My second reflection is on organization. Marx respects the community as the nucleus that integrates families, that which makes of territory a space for social relationships appropriate for the exercise of a necessary social organization. This necessary organization is obligatory, not only for peaceful coexistence, but also for the defense of territorial, spiritual, symbolic, artistic, and intellectual values. The community is like a virtual gigantic family. Its organization stems initially and always from respect.

Everything is done together, a practice obviously reinforced by the policy of the Spanish colonizers of concentrating populations. Still, it is a natural reaction, naturally linked up with the use of a common language.

The creation and functioning of the communal assembly perhaps was not necessary before the arrival of the Spaniards, but for the sake of defense it had to be developed. Once the population was concentrated, religious societies to attend the saints (cofradías), and community organizations to plan fiestas (mayordomías) developed, which were cells of social organization that strengthened the ethics of the assembly. Out of this, the communally appointed leadership roles (cargos) originated. Someone had to represent the group, but all this implied the need for greater consolidation for decision-making. The Spanish governors designed the details of the colonial organizational structure, but in one way or another over time all the new colonial roles simply were absorbed into already-established traditional roles and responsibilities. Centuries had to pass before the colonial cargos that were used to control the native population were diluted and leveled enough so that the macehuales (community members, now comuneros) could ascend the social pyramid, and the community could become a space of truly horizontal participation.

Today, as before, one does not receive a community cargo by empty talk, but rather because of one’s labor, attitude, and respect for the responsibilities entrusted. Everyone knows this, having learned it even before the age of eighteen, perhaps at ten or fourteen years of age, when assigned the first cargo, that of community policeman (topilillo). This gives the cargo a profound moral value that has nothing to do with categories such as economic value, efficiency, profitability, or punctuality, but rather with respect for the responsibilities involved. This has created a truly complicated political spectrum in Oaxaca. We have 570 municipalities and more than 10,000 communities. Eighty percent of these continue to govern themselves by communal assemblies. Their representatives are named in the assembly. For this reason, the widespread civic uprising that occurred in 2006 in Oaxaca must be analyzed under more meticulous parameters, a topic that will not be addressed here.

The third reflection refers to communal work. Weber, as well as Keynes and Marx, analyzed productivity in terms of the individual. They found in individual labor a process of value production that they explained according to their theoretical frameworks. However, communal labor is a different matter. To begin with, communal labor does not respond to the drive for personal satisfaction, that is to say, it does not obey the logic of individual survival, but rather that of satisfying common needs, such as preparing a plot of land, repairing or building a road, constructing a community service hall, hospital, school, etc. This labor is voluntary, which implies that individual wages are not received. In the urban world, everything is money-driven; you pay your taxes and away you go. Curiously, it is said of Oaxaca that it is the subsidized state par excellence, while what is not taken into account is the value of communal work, which if calculated, would surpass all the fiscal supports that we are aware of. The value of this work can also be translated to the context of political representation. Ask yourself how many political representatives in the city would contribute their time if they were not paid for it!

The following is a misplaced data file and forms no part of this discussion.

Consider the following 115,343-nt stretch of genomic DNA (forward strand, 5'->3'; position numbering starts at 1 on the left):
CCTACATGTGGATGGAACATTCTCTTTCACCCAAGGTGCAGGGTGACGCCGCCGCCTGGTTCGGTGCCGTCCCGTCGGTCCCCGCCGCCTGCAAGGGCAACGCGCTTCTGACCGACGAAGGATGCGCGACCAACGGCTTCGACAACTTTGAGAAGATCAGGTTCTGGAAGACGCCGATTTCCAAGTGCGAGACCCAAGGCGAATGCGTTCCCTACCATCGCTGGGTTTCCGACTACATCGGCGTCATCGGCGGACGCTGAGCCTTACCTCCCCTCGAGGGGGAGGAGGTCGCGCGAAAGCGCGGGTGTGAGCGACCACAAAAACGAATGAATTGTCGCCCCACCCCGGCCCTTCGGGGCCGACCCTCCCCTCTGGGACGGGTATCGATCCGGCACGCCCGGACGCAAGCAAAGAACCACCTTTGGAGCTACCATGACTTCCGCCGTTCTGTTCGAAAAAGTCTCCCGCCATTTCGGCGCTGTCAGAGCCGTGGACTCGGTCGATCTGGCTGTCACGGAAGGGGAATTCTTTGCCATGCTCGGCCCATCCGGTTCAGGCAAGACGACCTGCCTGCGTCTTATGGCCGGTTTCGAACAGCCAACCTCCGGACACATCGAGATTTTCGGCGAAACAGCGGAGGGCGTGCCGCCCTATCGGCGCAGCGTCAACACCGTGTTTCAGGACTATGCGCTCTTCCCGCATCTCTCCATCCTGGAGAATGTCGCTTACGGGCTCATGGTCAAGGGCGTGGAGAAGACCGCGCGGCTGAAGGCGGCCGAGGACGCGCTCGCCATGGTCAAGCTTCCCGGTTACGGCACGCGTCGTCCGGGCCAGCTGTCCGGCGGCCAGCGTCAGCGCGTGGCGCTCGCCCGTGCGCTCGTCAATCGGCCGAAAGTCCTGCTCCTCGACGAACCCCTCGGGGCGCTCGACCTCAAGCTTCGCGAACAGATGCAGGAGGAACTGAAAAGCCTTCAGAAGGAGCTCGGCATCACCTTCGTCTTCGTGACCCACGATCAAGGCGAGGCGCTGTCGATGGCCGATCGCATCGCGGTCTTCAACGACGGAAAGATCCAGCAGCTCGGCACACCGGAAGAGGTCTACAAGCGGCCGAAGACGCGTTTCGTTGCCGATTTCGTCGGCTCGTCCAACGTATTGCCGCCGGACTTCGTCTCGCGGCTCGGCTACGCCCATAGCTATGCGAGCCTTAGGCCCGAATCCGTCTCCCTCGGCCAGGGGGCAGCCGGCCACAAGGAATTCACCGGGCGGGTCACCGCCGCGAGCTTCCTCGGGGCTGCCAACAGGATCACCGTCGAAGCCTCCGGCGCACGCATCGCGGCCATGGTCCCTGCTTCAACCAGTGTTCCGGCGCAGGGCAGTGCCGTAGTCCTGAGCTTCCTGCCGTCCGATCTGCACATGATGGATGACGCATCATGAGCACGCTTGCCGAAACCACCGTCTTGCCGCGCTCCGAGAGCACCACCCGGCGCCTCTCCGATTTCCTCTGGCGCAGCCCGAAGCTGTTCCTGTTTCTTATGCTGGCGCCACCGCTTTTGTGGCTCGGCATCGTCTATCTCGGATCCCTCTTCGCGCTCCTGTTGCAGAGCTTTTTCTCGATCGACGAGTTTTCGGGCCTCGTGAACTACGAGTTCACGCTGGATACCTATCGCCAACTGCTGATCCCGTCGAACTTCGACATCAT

Fifty percent of the cost involved in constructing any community service is the cost of labor, apart from the purchase of necessary materials. This wealth of local participation goes unnoticed by the state and federal governments. We could say that Oaxaca lives by its own resources without outside support, and this provides a wide degree of self-determination. It is not a coincidence that 418 municipalities are politically self-governed. I am referring here to what is called usos y costumbres,7 a concept that for me is pejorative, yet there is no other state in the Republic of Mexico that enjoys this self determination. If we add to this all the communal labor, then the situation becomes even clearer.

It is important to point out a few details. Oaxaca is the state with the greatest number of municipalities (almost a quarter of the country’s total). Almost 70 percent of its territory is in the category of collective ownership, and there are seventeen indigenous languages with thirty-seven variants of these.8 It is the state with the two most biologically diverse areas in all of Mexico: the Chimalapas and the Sierra Norte. And something almost imperceptible but which marks the nature of Oaxaca—it is the geographical convergence of the two mountain ranges of Mexico: the Sierra Madre Oriental and the Sierra Madre Occidental. This makes Oaxaca a wrinkled landscape, or, as Father Gay9 used to say, like a crumpled sheet of paper. It does not have plains to guarantee an elevated level of productivity, which also explains its motley pattern of communal organization. It was easier to produce the dye-generating cochineal insect than corn, first, because of the geography, and also partly because of the ease with which all of the inhabitants could participate, both adults and children.